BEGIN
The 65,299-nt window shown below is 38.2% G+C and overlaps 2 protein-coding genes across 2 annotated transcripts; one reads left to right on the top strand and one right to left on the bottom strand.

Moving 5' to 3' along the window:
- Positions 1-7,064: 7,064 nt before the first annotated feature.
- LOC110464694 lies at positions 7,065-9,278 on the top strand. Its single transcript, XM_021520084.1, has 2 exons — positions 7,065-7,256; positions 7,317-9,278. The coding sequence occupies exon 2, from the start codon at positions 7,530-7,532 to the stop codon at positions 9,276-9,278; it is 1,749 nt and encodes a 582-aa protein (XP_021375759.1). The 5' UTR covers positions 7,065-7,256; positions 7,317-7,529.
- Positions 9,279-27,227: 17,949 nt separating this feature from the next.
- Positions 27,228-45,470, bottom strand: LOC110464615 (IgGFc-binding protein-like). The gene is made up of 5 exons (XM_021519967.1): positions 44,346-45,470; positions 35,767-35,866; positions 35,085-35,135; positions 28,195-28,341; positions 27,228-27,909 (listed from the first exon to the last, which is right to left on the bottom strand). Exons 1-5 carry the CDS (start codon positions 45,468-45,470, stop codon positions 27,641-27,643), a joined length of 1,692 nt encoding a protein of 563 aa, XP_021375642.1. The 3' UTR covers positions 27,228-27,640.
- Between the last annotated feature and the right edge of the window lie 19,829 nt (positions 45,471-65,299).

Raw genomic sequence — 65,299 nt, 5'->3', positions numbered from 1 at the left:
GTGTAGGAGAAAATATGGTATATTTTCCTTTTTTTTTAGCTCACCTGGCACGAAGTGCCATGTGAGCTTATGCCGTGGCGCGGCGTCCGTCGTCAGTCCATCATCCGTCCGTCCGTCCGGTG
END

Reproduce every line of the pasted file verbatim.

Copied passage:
The 65,299-nt window shown below is 38.2% G+C and overlaps 2 protein-coding genes across 2 annotated transcripts; one reads left to right on the top strand and one right to left on the bottom strand.

Moving 5' to 3' along the window:
- Positions 1-7,064: 7,064 nt before the first annotated feature.
- LOC110464694 lies at positions 7,065-9,278 on the top strand. Its single transcript, XM_021520084.1, has 2 exons — positions 7,065-7,256; positions 7,317-9,278. The coding sequence occupies exon 2, from the start codon at positions 7,530-7,532 to the stop codon at positions 9,276-9,278; it is 1,749 nt and encodes a 582-aa protein (XP_021375759.1). The 5' UTR covers positions 7,065-7,256; positions 7,317-7,529.
- Positions 9,279-27,227: 17,949 nt separating this feature from the next.
- Positions 27,228-45,470, bottom strand: LOC110464615 (IgGFc-binding protein-like). The gene is made up of 5 exons (XM_021519967.1): positions 44,346-45,470; positions 35,767-35,866; positions 35,085-35,135; positions 28,195-28,341; positions 27,228-27,909 (listed from the first exon to the last, which is right to left on the bottom strand). Exons 1-5 carry the CDS (start codon positions 45,468-45,470, stop codon positions 27,641-27,643), a joined length of 1,692 nt encoding a protein of 563 aa, XP_021375642.1. The 3' UTR covers positions 27,228-27,640.
- Between the last annotated feature and the right edge of the window lie 19,829 nt (positions 45,471-65,299).

Raw genomic sequence — 65,299 nt, 5'->3', positions numbered from 1 at the left:
GTGTAGGAGAAAATATGGTATATTTTCCTTTTTTTTTAGCTCACCTGGCACGAAGTGCCATGTGAGCTTATGCCGTGGCGCGGCGTCCGTCGTCAGTCCATCATCCGTCCGTCCGTCCGGTG